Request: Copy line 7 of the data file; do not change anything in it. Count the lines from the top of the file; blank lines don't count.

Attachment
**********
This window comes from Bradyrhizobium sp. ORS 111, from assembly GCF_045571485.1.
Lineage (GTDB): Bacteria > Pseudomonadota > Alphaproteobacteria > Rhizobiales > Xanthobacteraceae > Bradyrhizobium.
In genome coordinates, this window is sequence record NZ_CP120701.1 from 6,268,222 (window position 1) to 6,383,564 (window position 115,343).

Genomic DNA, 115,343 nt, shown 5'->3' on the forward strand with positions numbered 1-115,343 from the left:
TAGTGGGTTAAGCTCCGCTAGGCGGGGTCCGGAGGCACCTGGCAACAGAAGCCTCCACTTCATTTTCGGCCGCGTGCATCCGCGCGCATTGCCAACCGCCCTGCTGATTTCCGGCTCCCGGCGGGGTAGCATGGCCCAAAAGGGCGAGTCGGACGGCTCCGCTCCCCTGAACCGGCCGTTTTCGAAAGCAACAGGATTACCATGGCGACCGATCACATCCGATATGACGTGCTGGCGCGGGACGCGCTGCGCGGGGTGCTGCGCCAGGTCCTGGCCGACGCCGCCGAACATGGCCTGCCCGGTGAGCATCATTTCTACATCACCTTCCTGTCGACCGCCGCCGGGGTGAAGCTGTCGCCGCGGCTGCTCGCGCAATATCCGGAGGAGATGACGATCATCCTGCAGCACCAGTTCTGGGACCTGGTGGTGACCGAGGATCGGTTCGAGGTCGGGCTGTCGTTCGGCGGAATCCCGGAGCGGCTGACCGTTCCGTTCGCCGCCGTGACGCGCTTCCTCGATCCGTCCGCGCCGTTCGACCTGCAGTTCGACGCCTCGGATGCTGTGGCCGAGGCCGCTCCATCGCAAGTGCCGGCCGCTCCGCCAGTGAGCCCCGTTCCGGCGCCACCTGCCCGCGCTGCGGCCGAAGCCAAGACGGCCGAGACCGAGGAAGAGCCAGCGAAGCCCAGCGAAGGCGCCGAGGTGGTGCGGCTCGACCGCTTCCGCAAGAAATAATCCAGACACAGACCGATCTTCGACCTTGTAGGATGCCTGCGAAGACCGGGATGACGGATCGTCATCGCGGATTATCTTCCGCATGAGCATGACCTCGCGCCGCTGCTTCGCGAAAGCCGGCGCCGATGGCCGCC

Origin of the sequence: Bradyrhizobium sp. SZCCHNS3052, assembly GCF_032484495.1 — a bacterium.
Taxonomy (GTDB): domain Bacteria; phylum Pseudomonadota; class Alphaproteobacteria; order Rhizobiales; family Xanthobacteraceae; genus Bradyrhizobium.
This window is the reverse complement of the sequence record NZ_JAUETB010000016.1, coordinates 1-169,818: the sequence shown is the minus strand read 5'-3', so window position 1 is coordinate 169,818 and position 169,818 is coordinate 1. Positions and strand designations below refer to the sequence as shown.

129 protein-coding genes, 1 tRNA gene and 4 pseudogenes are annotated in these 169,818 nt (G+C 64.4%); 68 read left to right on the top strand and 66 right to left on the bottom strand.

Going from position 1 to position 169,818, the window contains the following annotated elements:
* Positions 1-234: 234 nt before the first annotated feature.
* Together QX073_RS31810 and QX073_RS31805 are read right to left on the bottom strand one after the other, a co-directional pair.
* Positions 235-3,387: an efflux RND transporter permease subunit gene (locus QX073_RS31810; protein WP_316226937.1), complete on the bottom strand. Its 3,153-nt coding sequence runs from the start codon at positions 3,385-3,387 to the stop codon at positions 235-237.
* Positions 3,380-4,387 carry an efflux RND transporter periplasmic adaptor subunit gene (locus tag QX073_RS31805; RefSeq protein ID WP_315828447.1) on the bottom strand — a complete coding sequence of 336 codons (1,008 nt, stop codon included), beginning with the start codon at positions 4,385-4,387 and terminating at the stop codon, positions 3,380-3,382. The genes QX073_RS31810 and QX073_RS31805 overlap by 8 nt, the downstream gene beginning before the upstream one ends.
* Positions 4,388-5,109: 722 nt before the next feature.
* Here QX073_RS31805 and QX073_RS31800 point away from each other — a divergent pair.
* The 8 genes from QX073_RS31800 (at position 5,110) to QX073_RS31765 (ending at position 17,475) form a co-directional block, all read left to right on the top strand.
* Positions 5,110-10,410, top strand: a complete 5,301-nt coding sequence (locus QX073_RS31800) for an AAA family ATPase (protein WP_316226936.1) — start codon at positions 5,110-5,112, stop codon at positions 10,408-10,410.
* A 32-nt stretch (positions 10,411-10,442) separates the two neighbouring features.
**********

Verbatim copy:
Taxonomy (GTDB): domain Bacteria; phylum Pseudomonadota; class Alphaproteobacteria; order Rhizobiales; family Xanthobacteraceae; genus Bradyrhizobium.